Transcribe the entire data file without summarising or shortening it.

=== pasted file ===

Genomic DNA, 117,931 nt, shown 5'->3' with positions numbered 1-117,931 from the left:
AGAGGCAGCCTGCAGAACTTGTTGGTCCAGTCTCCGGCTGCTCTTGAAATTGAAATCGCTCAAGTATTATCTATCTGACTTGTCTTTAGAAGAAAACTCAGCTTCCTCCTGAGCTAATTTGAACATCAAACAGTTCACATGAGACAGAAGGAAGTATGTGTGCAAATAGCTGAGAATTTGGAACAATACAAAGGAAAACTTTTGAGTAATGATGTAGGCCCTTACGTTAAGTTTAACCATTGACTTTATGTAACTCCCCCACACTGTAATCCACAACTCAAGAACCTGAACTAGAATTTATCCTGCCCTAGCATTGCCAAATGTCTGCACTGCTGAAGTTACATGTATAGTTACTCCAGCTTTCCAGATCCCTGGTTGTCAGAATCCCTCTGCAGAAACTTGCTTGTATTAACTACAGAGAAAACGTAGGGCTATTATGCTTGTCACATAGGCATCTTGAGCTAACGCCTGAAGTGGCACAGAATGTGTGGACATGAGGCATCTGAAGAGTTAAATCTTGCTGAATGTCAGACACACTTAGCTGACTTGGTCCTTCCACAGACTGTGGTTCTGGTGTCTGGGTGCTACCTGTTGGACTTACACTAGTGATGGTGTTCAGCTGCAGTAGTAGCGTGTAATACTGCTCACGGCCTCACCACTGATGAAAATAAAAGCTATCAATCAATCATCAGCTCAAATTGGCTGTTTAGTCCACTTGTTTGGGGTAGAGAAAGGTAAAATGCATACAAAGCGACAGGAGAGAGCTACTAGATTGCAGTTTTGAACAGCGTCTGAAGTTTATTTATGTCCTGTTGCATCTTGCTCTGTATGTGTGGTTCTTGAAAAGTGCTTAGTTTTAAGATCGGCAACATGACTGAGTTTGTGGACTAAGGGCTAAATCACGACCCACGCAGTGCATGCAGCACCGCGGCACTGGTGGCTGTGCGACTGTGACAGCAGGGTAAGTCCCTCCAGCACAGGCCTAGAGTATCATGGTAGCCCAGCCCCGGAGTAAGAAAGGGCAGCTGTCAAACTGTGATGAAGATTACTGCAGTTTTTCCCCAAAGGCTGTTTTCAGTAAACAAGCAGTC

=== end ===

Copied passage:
Genomic DNA, 117,931 nt, shown 5'->3' with positions numbered 1-117,931 from the left:
AGAGGCAGCCTGCAGAACTTGTTGGTCCAGTCTCCGGCTGCTCTTGAAATTGAAATCGCTCAAGTATTATCTATCTGACTTGTCTTTAGAAGAAAACTCAGCTTCCTCCTGAGCTAATTTGAACATCAAACAGTTCACATGAGACAGAAGGAAGTATGTGTGCAAATAGCTGAGAATTTGGAACAATACAAAGGAAAACTTTTGAGTAATGATGTAGGCCCTTACGTTAAGTTTAACCATTGACTTTATGTAACTCCCCCACACTGTAATCCACAACTCAAGAACCTGAACTAGAATTTATCCTGCCCTAGCATTGCCAAATGTCTGCACTGCTGAAGTTACATGTATAGTTACTCCAGCTTTCCAGATCCCTGGTTGTCAGAATCCCTCTGCAGAAACTTGCTTGTATTAACTACAGAGAAAACGTAGGGCTATTATGCTTGTCACATAGGCATCTTGAGCTAACGCCTGAAGTGGCACAGAATGTGTGGACATGAGGCATCTGAAGAGTTAAATCTTGCTGAATGTCAGACACACTTAGCTGACTTGGTCCTTCCACAGACTGTGGTTCTGGTGTCTGGGTGCTACCTGTTGGACTTACACTAGTGATGGTGTTCAGCTGCAGTAGTAGCGTGTAATACTGCTCACGGCCTCACCACTGATGAAAATAAAAGCTATCAATCAATCATCAGCTCAAATTGGCTGTTTAGTCCACTTGTTTGGGGTAGAGAAAGGTAAAATGCATACAAAGCGACAGGAGAGAGCTACTAGATTGCAGTTTTGAACAGCGTCTGAAGTTTATTTATGTCCTGTTGCATCTTGCTCTGTATGTGTGGTTCTTGAAAAGTGCTTAGTTTTAAGATCGGCAACATGACTGAGTTTGTGGACTAAGGGCTAAATCACGACCCACGCAGTGCATGCAGCACCGCGGCACTGGTGGCTGTGCGACTGTGACAGCAGGGTAAGTCCCTCCAGCACAGGCCTAGAGTATCATGGTAGCCCAGCCCCGGAGTAAGAAAGGGCAGCTGTCAAACTGTGATGAAGATTACTGCAGTTTTTCCCCAAAGGCTGTTTTCAGTAAACAAGCAGTC